In one national research study of sexual abuse in day care (Finkelhor & Williams, 1988), one or more ritual elements were alleged in 13% of cases. The researchers could not determine whether these allegations were true or false, or whether they might pertain to cult-based ritual abuse, pseudo-ritualistic abuse, or psychopathological ritualism.

Much more evidence exists for religion-related abuse (i.e., abuse driven by beliefs associated with non-satanic religions or perpetrated by someone with religious authority) than for "ritual abuse" (Bottoms, Shaver, Goodman, & Qin, in press). Religion-related abuse includes such acts as "beating the devil out of a child," abusive "exorcism" and "deliverance" ceremonies, sexual abuse by clergy, and religiously motivated medical neglect.


Sexual abuse in which ritual elements are alleged is typically perpetrated by two or more people acting in concert. Whereas most surveys indicate that males are responsible for more than 95 percent of sexual abuse perpetrated against individual children, females comprise 40 percent to 55 percent of alleged perpetrators acting in concert (Finkelhor & Williams, 1988; Faller, 1994).


Professionals are divided over whether or not "ritual abuse" occurs. Much of the controversy in the professional community would likely disappear with the introduction of a coherent, widely-accepted definition of "ritual abuse."

No reliable data are available on the prevalence of different beliefs about "ritual abuse" among professionals. However, in a nationwide study of thousands of interdisciplinary professionals, 11 percent of mental health professionals reported having encountered one or more allegations of child abuse that included ritual elements, as defined by the researchers. A very small group of clinicians (1.4 percent), each claiming to have treated scores of cases, accounted for most of the reports of ritualistic child abuse (Bottoms, Shaver, & Goodman, in press).

A very high percentage of professionals who encountered reports of ritual abuse from patients believed those reports, based largely on patients' strong affect and apparently abuse-related behavioral symptoms, even though other corroborative evidence was often lacking (Bottoms, Shaver, & Goodman, in press).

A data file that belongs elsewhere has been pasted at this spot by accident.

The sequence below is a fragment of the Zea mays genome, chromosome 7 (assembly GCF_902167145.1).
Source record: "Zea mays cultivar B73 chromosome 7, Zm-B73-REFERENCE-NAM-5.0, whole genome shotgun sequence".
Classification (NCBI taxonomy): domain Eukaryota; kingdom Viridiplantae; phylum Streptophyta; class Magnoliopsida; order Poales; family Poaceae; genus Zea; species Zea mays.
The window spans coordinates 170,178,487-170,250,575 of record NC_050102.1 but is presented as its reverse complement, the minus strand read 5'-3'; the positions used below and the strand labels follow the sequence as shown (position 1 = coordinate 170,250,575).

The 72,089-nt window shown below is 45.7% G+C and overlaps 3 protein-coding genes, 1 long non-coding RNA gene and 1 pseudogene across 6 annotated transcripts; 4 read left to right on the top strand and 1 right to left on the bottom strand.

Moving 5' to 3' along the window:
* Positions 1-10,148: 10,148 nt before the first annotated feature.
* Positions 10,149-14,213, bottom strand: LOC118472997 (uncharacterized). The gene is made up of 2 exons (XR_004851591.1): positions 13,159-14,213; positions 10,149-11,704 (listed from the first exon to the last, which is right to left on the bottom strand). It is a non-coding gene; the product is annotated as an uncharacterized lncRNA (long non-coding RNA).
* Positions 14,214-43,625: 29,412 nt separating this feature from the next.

Some studies have found that allegations of sexual abuse involving ritual elements are prosecuted at a lower rate than allegations without such elements (Finkelhor & Williams, 1988). Others have found no significant difference in the rate at which these allegations are prosecuted (Faller, 1994). Ritualistic elements that lack corroboration can discredit otherwise verifiable accounts of abuse, and are often downplayed by prosecutors (Faller, 1994)

True accounts of abuse can include false elements that reflect fantasy on the part of victims, misinterpretation or suggestion by interveners, or deception by perpetrators. One of the most difficult challenges for child abuse professionals today is establishing criteria for distinguishing between true and false elements in accounts of abuse.

  • Bottoms, B.L., Shaver, P.R., Goodman, G.S., and Qin, J. (in press). In the name of God: A profile of religion-related child abuse. Journal of Social Issues.
  • Bottoms, B.L., Shaver, P.R., & Goodman, G.S. (in press). An analysis of ritualistic and religion-related child abuse allegations. Law and Human Behavior.
  • Faller, K.C. (1994). Ritual abuse: A review of the research. The APSAC Advisor, 7, 1, 1, 19-27.
  • Finkelhor, D. & Williams (1988), L.M.. Nursery crimes: Sexual abuse in day care. Newbury Park, CA: Sage Publications.
  • Lanning, K.V. (1992). Investigator's guide to allegations of "ritual" child abuse. Quantico, VA: Federal Bureau of Investigation, National Center for the Analysis of Violent Crime.